Angara files bill promoting film tourism
MANILA, Philippines — A bill that seeks to promote the country’s film tourism by providing tax incentives to production companies, both foreign and local, has been filed at the Senate.
Senate Bill No. 2160 also known as the “Fostering Investment through Local and International Movies (FILM) Act” filed by Senator Juan Edgardo Angara “aims to attract filmmakers by providing incentives to film production companies primarily through tax credits ranging from 20 to 40 percent under a point-based incentive system.”
“Film tourism is a growing phenomenon wherein a destination is visited by tourists because it was featured in a movie, television or video. An interest in the nation and its positive image can eventually lead to an actual visit to the country,” Angara, vice chair of the Senate committee on tourism, said in a statement on Wednesday.
“Thus, there is a need to promote the Philippines as a destination for filmmakers,” he said.
The senator then cited New Zealand’s tourism industry as an example wherein New Zealand’s international visitor arrivals jumped to 2.4 million in 2006 from 1.7 million in 2000 after the filming of the “Lord of the Rings” trilogy and the “Hobbit” on location there.
In Scotland, he said, the William Wallace Monument got a 300-percent increase in visitors when actor and director Mel Gibson released “Braveheart.”
Under the bill, eligible productions may receive 20 points if the final product is set completely or largely within the Philippines, or if at least half of filming within the Philippines occurs in a community recovering from a significant natural disaster.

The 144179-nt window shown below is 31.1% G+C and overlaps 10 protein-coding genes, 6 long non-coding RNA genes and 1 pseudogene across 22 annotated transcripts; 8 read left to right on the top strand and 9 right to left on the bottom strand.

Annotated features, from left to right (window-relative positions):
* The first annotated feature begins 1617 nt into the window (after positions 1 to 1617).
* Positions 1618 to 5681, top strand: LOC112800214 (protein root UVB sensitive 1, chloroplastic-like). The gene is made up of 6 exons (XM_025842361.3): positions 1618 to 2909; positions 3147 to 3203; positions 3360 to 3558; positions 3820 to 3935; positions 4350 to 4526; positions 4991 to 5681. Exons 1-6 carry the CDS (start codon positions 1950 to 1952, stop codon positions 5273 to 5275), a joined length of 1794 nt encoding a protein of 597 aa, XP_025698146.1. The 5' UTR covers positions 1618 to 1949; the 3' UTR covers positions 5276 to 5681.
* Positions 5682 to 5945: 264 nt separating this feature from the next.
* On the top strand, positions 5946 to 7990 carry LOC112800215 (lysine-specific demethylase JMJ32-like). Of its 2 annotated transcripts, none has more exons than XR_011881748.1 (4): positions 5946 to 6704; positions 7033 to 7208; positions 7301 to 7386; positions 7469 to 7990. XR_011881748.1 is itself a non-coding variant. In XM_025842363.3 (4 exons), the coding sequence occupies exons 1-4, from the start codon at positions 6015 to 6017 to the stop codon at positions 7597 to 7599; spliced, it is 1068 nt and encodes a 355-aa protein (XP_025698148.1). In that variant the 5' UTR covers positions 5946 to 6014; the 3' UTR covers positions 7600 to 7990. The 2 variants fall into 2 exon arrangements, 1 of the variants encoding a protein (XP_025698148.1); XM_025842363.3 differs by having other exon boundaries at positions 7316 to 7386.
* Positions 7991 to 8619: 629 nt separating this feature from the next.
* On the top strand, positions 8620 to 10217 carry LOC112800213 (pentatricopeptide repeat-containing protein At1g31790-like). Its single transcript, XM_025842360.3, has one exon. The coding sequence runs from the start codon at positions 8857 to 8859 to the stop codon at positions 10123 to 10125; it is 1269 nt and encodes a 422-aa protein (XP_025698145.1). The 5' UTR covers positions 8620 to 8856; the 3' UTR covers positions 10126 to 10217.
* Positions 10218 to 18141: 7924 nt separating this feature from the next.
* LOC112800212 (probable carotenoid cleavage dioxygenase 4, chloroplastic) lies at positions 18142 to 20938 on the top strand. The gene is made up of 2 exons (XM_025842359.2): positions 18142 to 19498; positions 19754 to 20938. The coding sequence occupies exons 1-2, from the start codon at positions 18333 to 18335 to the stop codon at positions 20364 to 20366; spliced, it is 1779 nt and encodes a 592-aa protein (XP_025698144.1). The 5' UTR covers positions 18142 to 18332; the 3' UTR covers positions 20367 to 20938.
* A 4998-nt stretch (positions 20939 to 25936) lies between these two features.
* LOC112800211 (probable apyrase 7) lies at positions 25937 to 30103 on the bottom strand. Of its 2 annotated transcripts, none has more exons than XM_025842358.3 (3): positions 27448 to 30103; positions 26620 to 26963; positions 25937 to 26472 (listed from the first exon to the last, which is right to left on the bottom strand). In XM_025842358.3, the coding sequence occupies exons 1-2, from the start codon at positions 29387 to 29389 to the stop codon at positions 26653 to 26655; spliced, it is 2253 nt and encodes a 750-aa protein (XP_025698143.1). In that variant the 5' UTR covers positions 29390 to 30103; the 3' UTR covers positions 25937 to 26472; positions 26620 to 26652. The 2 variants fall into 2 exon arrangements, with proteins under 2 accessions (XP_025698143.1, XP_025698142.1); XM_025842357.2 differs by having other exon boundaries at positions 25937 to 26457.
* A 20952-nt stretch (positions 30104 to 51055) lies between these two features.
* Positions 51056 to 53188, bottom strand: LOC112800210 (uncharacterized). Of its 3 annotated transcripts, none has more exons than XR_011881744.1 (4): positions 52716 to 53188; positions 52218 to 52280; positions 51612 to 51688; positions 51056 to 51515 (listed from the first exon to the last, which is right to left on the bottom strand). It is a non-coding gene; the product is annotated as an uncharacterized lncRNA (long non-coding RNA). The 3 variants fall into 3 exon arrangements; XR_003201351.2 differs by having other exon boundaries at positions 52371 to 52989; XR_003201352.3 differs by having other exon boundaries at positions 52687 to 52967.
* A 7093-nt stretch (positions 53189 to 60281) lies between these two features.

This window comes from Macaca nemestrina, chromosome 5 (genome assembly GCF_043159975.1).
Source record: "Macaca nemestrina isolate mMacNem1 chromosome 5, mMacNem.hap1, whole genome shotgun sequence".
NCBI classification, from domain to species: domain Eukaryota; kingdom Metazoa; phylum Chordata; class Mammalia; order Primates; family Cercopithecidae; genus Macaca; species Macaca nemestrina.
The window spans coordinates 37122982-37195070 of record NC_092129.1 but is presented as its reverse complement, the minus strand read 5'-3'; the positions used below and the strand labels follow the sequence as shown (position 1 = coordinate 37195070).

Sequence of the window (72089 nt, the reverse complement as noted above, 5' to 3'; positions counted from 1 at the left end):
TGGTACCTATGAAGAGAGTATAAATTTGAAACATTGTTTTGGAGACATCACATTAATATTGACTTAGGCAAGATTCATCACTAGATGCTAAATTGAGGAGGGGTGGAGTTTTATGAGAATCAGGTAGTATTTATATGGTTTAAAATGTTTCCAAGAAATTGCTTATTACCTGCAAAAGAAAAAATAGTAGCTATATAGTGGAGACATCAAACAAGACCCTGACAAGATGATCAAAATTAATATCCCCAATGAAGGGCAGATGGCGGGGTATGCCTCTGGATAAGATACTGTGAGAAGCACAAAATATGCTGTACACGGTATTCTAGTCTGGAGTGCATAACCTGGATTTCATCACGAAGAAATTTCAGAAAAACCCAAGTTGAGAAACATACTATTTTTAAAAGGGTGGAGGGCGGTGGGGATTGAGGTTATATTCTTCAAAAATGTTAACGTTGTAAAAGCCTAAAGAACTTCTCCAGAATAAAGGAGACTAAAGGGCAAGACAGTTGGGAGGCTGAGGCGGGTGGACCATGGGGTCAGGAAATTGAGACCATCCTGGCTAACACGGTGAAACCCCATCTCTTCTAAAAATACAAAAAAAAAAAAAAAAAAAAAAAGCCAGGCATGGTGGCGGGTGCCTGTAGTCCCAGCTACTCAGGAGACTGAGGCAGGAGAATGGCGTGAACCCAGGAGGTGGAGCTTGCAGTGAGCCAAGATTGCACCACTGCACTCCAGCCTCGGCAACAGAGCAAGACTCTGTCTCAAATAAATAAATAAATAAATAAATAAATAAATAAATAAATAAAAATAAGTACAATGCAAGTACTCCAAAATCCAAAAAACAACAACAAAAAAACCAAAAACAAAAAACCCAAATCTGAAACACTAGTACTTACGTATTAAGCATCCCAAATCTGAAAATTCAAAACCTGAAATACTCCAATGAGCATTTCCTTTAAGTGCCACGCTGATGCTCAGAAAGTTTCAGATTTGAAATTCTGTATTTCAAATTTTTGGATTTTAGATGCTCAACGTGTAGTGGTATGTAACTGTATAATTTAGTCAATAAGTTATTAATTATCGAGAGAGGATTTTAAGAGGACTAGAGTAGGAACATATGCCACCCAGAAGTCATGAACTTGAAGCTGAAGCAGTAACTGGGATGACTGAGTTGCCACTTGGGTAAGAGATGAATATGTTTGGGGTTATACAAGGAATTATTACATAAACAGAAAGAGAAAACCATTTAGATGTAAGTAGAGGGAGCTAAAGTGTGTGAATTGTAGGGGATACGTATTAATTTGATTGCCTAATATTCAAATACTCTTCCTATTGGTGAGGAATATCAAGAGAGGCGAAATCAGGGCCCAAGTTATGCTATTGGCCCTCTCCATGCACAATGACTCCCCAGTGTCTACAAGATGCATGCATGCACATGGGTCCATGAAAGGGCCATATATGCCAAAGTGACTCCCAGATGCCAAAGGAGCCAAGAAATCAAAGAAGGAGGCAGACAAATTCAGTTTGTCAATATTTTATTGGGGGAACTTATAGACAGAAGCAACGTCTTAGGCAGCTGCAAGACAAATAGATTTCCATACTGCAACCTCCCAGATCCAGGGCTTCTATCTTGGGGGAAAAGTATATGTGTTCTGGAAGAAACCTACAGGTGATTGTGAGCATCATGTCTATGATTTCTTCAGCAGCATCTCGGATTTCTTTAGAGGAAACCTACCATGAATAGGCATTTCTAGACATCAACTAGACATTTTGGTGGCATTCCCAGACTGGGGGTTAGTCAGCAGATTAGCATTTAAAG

“By boosting the country’s film tourism, the Philippines stands to increase the number of tourist arrivals and stimulate its economy. A dollar spent by a tourist for accommodations is multiplied 2.1 times for the economy as it creates jobs and opportunities and spreads its effect in other industries as well,” said Angara, author of the Tourism Act when he was still a congressman.
Singapore, Malaysia, South Korea and United Kingdom also offer incentive schemes to garner a market share in the international film industry.
Aside from tax credits, the bill also provides additional incentives such as exemptions from all fees for or associated with filming permits, free access to public lands, free police protection, free and expedited work visas, and a designated liaison.
The Film Development Council of the Philippines will be tasked to expand its one-stop shop system dedicated to promote the film tourism program and serve filmmakers who intend to avail of the incentives under the bill.
Angara lamented that even the Philippines’ own local film industry “has been begging attention.”
Citing the National Statistical Coordination Board, the senator pointed out that the Philippines produced an average of about 140 movies each year from 1960 to 1999. But the local film output fell to an average of 73 annually from 2000 to 2009.
He said Filipino movie industry leaders have blamed high taxes on tickets and a general lack of government support for their sector’s plight.
“Recognizing the potential of international and local motion picture production to create jobs, grow the economy, and raise the nation’s international profile, offering production tax incentives and providing additional benefits are necessary steps we ought to take to seize this new opportunity as levers for growth and development,” the senator added.
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